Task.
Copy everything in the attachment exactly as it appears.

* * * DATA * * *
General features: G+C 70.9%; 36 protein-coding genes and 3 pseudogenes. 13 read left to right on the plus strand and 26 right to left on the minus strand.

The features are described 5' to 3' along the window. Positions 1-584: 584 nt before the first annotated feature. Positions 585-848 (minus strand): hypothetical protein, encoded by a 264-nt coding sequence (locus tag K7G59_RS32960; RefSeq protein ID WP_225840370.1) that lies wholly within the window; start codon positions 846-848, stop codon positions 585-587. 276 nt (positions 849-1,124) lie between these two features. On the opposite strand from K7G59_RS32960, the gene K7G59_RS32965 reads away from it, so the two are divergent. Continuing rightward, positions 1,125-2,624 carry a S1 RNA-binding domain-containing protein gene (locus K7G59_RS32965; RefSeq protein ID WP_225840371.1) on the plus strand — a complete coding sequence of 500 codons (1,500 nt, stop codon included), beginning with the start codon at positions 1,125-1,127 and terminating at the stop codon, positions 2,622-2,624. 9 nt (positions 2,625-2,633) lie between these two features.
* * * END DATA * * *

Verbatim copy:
General features: G+C 70.9%; 36 protein-coding genes and 3 pseudogenes. 13 read left to right on the plus strand and 26 right to left on the minus strand.

The features are described 5' to 3' along the window. Positions 1-584: 584 nt before the first annotated feature. Positions 585-848 (minus strand): hypothetical protein, encoded by a 264-nt coding sequence (locus tag K7G59_RS32960; RefSeq protein ID WP_225840370.1) that lies wholly within the window; start codon positions 846-848, stop codon positions 585-587. 276 nt (positions 849-1,124) lie between these two features. On the opposite strand from K7G59_RS32960, the gene K7G59_RS32965 reads away from it, so the two are divergent. Continuing rightward, positions 1,125-2,624 carry a S1 RNA-binding domain-containing protein gene (locus K7G59_RS32965; RefSeq protein ID WP_225840371.1) on the plus strand — a complete coding sequence of 500 codons (1,500 nt, stop codon included), beginning with the start codon at positions 1,125-1,127 and terminating at the stop codon, positions 2,622-2,624. 9 nt (positions 2,625-2,633) lie between these two features.